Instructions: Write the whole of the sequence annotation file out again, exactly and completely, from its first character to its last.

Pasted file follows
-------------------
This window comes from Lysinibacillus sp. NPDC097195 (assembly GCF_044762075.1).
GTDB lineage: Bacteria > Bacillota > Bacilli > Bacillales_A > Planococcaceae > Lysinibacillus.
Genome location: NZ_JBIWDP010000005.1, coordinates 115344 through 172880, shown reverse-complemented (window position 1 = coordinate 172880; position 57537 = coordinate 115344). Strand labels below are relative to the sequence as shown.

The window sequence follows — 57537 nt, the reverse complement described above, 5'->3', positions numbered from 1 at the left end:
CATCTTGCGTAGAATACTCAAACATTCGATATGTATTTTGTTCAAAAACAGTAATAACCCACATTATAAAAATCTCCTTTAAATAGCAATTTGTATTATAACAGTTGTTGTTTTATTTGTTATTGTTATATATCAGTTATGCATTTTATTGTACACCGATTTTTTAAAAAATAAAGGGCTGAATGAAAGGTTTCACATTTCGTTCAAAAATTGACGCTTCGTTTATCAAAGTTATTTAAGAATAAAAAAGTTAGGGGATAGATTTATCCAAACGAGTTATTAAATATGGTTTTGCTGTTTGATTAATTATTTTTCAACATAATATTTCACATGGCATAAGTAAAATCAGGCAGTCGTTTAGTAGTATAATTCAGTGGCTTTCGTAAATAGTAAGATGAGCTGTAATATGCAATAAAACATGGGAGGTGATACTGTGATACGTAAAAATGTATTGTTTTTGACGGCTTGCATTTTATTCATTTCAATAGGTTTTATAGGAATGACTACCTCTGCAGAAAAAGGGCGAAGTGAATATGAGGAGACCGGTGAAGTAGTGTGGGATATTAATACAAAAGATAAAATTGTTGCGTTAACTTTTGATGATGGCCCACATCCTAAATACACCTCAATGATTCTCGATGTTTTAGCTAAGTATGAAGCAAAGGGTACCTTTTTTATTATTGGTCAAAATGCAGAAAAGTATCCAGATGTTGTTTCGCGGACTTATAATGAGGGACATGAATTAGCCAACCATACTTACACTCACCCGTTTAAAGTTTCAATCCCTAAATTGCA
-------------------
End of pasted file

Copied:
This window comes from Lysinibacillus sp. NPDC097195 (assembly GCF_044762075.1).
GTDB lineage: Bacteria > Bacillota > Bacilli > Bacillales_A > Planococcaceae > Lysinibacillus.
Genome location: NZ_JBIWDP010000005.1, coordinates 115344 through 172880, shown reverse-complemented (window position 1 = coordinate 172880; position 57537 = coordinate 115344). Strand labels below are relative to the sequence as shown.

The window sequence follows — 57537 nt, the reverse complement described above, 5'->3', positions numbered from 1 at the left end:
CATCTTGCGTAGAATACTCAAACATTCGATATGTATTTTGTTCAAAAACAGTAATAACCCACATTATAAAAATCTCCTTTAAATAGCAATTTGTATTATAACAGTTGTTGTTTTATTTGTTATTGTTATATATCAGTTATGCATTTTATTGTACACCGATTTTTTAAAAAATAAAGGGCTGAATGAAAGGTTTCACATTTCGTTCAAAAATTGACGCTTCGTTTATCAAAGTTATTTAAGAATAAAAAAGTTAGGGGATAGATTTATCCAAACGAGTTATTAAATATGGTTTTGCTGTTTGATTAATTATTTTTCAACATAATATTTCACATGGCATAAGTAAAATCAGGCAGTCGTTTAGTAGTATAATTCAGTGGCTTTCGTAAATAGTAAGATGAGCTGTAATATGCAATAAAACATGGGAGGTGATACTGTGATACGTAAAAATGTATTGTTTTTGACGGCTTGCATTTTATTCATTTCAATAGGTTTTATAGGAATGACTACCTCTGCAGAAAAAGGGCGAAGTGAATATGAGGAGACCGGTGAAGTAGTGTGGGATATTAATACAAAAGATAAAATTGTTGCGTTAACTTTTGATGATGGCCCACATCCTAAATACACCTCAATGATTCTCGATGTTTTAGCTAAGTATGAAGCAAAGGGTACCTTTTTTATTATTGGTCAAAATGCAGAAAAGTATCCAGATGTTGTTTCGCGGACTTATAATGAGGGACATGAATTAGCCAACCATACTTACACTCACCCGTTTAAAGTTTCAATCCCTAAATTGCA